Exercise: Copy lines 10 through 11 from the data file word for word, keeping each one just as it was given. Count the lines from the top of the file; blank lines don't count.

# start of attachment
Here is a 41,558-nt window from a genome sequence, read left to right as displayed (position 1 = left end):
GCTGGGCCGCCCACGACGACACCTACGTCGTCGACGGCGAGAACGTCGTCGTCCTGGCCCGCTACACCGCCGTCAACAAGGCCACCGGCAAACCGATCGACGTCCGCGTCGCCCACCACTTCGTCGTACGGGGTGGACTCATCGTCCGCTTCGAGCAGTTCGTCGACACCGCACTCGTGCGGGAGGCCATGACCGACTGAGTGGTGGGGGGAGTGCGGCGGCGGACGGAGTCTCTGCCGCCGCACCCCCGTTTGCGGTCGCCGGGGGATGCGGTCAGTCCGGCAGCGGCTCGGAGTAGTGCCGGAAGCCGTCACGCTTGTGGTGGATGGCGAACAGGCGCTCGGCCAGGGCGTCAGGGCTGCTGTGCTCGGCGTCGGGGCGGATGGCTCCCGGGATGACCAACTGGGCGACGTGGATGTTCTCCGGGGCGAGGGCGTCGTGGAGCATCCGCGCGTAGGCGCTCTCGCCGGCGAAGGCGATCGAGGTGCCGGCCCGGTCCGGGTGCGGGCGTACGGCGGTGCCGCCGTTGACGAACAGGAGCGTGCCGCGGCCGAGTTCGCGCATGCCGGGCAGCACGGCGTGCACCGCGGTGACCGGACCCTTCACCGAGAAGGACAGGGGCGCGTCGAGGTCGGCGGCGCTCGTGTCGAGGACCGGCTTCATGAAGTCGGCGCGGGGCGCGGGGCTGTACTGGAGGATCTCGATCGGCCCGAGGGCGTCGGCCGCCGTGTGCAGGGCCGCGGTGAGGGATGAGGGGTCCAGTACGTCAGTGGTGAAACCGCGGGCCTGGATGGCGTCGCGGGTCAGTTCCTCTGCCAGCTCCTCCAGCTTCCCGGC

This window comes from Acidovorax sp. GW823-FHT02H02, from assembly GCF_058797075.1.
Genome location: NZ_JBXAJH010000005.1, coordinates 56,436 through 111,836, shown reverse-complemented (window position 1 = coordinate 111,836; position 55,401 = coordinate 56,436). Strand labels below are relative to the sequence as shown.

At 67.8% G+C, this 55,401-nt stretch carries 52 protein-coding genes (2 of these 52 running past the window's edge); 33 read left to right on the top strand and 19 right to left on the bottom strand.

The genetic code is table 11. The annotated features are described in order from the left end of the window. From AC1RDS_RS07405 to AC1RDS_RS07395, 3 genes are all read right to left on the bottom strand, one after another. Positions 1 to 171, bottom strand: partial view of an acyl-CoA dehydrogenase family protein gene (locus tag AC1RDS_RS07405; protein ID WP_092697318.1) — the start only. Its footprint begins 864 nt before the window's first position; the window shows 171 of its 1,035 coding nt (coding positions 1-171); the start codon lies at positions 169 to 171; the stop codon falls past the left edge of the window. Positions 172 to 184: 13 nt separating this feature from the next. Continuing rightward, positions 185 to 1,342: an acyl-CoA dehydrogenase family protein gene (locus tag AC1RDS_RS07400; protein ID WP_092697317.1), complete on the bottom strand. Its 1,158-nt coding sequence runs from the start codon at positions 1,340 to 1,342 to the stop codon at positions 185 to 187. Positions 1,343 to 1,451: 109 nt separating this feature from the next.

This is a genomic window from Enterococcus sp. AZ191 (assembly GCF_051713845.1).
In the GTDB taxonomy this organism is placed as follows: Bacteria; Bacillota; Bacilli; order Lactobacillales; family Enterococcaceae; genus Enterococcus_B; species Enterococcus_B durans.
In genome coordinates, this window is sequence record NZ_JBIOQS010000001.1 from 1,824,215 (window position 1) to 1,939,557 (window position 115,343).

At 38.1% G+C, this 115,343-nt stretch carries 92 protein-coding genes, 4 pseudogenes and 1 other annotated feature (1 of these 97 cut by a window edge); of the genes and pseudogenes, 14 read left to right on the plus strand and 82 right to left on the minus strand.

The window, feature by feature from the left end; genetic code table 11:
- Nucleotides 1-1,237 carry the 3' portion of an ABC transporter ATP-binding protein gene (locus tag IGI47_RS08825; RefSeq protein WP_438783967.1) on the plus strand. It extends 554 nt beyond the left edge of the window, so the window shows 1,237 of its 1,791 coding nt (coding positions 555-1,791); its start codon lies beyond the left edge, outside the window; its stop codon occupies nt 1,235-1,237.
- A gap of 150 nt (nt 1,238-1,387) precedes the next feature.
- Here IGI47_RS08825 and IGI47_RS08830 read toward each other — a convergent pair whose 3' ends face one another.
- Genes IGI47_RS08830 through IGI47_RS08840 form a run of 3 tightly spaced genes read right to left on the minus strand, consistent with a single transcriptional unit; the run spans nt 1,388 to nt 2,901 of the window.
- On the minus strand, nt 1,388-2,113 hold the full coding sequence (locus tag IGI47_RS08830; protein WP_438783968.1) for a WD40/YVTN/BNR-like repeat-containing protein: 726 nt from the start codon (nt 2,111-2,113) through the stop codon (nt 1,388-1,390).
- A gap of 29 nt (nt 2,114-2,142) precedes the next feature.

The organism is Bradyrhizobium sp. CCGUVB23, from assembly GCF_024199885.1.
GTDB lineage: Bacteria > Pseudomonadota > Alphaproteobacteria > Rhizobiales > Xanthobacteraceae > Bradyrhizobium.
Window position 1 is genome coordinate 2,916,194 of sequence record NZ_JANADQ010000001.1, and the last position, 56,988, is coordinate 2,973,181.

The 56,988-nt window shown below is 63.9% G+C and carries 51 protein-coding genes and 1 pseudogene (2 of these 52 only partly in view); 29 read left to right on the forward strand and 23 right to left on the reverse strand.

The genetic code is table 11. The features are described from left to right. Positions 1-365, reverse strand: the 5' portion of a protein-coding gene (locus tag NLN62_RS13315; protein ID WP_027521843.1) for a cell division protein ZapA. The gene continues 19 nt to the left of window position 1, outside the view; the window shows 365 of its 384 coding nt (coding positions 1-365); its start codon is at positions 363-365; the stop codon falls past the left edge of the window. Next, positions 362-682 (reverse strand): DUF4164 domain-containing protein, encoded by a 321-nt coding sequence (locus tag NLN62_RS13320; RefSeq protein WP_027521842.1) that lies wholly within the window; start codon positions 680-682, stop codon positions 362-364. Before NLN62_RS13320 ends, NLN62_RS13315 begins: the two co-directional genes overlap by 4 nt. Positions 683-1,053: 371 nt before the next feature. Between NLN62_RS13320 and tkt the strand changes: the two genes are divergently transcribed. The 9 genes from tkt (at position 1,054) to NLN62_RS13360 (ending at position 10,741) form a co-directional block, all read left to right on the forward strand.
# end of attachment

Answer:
At 38.1% G+C, this 115,343-nt stretch carries 92 protein-coding genes, 4 pseudogenes and 1 other annotated feature (1 of these 97 cut by a window edge); of the genes and pseudogenes, 14 read left to right on the plus strand and 82 right to left on the minus strand.

The window, feature by feature from the left end; genetic code table 11: